Beginners Guide to Dental Implant Procedures

You’ve probably heard about dental implants, and you may even know someone who has had them done. But what are dental implants, exactly? And what is the procedure like? This beginner’s guide will give you all the information you need to know about dental implants. So, whether you’re considering getting implants or want to learn more, keep reading.

What Are Dental Implants?

A dental implant is a titanium post (screw) placed into your jawbone and functions as the new root for a replacement tooth. Once in place, a small connector (abutment) is placed on top of the post to hold your new tooth securely. 

Dental implants are an excellent long-term solution for people who have missing teeth or difficulty wearing dentures. Implants also help preserve facial structure, preventing bone deterioration that occurs when teeth are missing. 

What to Expect in a Dental Implant Journey

Dental implants are a popular tooth replacement option because they offer a natural look and feel. The surgery is also relatively simple and has a high success rate. However, it’s essential to know what to expect before the procedure. Here’s a quick guide to dental implant surgery for beginners. 

First, you’ll need to consult your dentist or oral surgeon to see if you’re a good candidate for dental implants. This consultation will examine your mouth, teeth, and gums. X-rays may also be taken. If you have any existing health conditions, such as diabetes or heart disease, your doctor will need to know about this in advance.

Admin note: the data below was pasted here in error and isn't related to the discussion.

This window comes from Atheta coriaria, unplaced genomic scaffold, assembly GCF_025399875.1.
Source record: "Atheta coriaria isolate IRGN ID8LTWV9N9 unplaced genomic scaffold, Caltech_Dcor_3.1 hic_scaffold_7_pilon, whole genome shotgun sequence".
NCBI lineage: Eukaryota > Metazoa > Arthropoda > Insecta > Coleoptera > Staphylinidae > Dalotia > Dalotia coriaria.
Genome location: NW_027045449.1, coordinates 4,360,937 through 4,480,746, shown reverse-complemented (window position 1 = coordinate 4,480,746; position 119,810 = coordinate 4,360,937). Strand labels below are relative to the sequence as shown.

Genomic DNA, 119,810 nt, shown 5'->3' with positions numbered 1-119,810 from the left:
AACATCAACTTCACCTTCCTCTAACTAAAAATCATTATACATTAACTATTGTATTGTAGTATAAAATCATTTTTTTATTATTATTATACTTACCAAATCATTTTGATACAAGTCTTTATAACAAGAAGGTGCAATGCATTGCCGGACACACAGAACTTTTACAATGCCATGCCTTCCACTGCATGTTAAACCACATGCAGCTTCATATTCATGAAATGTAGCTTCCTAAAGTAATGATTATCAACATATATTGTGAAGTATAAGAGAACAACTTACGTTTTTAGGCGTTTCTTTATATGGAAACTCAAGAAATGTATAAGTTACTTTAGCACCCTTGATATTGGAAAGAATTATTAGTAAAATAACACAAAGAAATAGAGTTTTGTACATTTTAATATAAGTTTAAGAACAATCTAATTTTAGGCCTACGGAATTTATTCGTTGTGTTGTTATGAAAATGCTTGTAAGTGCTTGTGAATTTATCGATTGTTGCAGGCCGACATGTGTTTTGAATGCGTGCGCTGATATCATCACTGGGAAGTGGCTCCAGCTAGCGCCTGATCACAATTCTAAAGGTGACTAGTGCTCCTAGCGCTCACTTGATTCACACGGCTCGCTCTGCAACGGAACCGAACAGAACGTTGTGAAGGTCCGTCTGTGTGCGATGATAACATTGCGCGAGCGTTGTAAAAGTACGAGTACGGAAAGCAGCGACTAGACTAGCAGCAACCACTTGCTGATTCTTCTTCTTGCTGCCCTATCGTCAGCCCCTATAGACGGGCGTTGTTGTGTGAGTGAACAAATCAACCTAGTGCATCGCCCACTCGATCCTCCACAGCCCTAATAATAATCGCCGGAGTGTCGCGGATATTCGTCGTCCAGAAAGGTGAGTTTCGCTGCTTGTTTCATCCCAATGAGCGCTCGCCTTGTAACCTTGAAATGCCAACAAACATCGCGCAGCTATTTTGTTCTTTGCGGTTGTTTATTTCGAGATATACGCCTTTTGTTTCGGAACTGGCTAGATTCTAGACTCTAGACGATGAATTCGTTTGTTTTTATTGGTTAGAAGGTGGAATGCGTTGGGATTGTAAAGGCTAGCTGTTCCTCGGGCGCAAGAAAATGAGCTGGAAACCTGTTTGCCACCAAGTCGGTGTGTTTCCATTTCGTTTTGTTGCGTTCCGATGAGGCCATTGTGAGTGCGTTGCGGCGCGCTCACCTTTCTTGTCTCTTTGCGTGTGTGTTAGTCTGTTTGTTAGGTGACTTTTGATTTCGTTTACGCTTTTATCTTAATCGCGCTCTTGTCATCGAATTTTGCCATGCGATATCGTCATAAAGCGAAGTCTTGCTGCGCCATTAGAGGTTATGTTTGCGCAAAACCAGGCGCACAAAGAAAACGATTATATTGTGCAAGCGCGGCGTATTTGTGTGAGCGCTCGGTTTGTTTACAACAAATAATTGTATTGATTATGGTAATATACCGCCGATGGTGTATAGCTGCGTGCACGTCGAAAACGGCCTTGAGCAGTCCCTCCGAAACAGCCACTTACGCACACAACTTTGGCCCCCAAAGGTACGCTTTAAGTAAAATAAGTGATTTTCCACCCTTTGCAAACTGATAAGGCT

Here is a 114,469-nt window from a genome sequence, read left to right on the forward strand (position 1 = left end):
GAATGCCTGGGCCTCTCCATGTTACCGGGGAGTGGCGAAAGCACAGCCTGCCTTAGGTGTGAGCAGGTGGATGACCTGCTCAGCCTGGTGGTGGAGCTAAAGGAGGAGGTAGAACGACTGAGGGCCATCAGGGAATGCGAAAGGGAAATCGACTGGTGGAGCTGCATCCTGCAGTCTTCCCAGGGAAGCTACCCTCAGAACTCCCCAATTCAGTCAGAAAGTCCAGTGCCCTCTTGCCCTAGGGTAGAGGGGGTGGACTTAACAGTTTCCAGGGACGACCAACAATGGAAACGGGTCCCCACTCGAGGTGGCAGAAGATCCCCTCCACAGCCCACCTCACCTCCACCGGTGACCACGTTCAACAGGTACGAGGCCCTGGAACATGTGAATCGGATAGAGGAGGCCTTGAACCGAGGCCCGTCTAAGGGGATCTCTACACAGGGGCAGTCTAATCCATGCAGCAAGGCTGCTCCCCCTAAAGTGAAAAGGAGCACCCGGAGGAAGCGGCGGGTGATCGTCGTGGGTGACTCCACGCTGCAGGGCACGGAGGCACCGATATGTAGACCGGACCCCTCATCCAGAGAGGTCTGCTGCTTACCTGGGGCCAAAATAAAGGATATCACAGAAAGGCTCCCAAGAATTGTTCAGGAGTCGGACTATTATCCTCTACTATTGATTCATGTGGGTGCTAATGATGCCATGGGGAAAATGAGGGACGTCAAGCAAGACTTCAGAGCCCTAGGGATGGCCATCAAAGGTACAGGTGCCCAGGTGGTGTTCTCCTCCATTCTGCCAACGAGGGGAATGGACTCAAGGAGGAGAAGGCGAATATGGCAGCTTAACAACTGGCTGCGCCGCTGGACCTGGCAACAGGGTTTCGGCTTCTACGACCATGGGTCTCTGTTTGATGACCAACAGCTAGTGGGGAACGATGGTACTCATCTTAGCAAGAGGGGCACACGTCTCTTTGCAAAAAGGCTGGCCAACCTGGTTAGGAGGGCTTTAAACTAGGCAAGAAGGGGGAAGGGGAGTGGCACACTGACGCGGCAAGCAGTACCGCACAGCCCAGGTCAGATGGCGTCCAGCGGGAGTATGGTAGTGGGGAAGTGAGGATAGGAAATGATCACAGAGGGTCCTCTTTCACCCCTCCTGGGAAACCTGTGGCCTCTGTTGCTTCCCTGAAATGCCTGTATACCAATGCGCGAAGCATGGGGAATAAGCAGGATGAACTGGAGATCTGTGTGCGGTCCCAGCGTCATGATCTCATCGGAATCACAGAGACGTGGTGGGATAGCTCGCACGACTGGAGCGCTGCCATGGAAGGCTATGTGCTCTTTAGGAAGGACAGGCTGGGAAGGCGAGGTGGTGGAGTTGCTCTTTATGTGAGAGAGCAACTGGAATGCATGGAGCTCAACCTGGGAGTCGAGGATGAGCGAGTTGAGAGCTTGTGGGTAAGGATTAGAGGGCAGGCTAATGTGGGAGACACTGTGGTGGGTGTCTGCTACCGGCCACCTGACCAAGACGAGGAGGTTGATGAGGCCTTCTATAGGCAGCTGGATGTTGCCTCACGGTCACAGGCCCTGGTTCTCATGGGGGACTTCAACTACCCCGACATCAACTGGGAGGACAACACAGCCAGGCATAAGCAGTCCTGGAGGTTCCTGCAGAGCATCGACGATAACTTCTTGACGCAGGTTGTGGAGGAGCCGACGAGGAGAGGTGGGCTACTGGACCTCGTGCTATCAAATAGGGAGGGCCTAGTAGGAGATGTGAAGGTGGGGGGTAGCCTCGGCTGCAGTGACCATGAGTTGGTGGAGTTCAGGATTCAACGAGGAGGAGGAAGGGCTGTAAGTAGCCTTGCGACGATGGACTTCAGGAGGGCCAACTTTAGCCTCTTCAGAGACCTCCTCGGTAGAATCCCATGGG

Next, the implant site will be prepared. This usually involves removing any damaged or decayed teeth and any bone that may be in the way. Once the site is prepared, the implant will be placed into the jawbone. 

After the implant is in place, a healing period of several months is required. During this time, the implant will fuse to the bone. Once healed, an artificial tooth (or crown) will be attached to the implant. 

The entire process can take several months to complete, but long-lasting results are worth it. With proper care, your dental implants can last a lifetime!

Advantages of Dental Implants

  • You get a natural and appealing look – Dental implants feel, look and function like natural teeth. And because they are designed to fuse with bone, they become permanent. This gives you a smile you want and the chewing ability you need for better nutrition.
  • Dental implants don’t require special care – You brush and floss them just like your natural teeth. 
  • They are strong and durable – With good care, dental implants can last a lifetime. They may even outlast other tooth-replacement options, such as bridges or dentures. 
  • Dental implants improve oral health – Because nearby teeth are not altered to support dental implants, more of your teeth are left intact, improving your long-term oral health. In addition, unlike a bridge, dental implants don’t rely on neighboring teeth for support.
  • Low maintenance – Other than regular brushing, flossing, and dental checkups, implants require no special care. 
  • They are comfortable – Because they become part of you, there is no slipping or clicking as with dentures. And unlike removable partial dentures, you don’t have to worry about them coming loose.

Do Dental Implants Hurt?

Contrary to popular belief, the dental implant procedure is not painful. In fact, most patients report feeling very little to no pain during and after the surgery. The majority of our patients say that the worst part was getting numb. 

Once you are numb, the surgeon will gently place the implant into your bone and suture (stitch) up the gum tissue around it. You will feel pressure during this part of the procedure, but again, no pain. 

After your dental implant surgery, you will be given specific instructions on how to care for your new implants and what foods to avoid while they heal. It is important to follow these instructions carefully to ensure proper healing. 

Most patients report only minor discomfort after surgery, which you can easily manage with over-the-counter pain medication.

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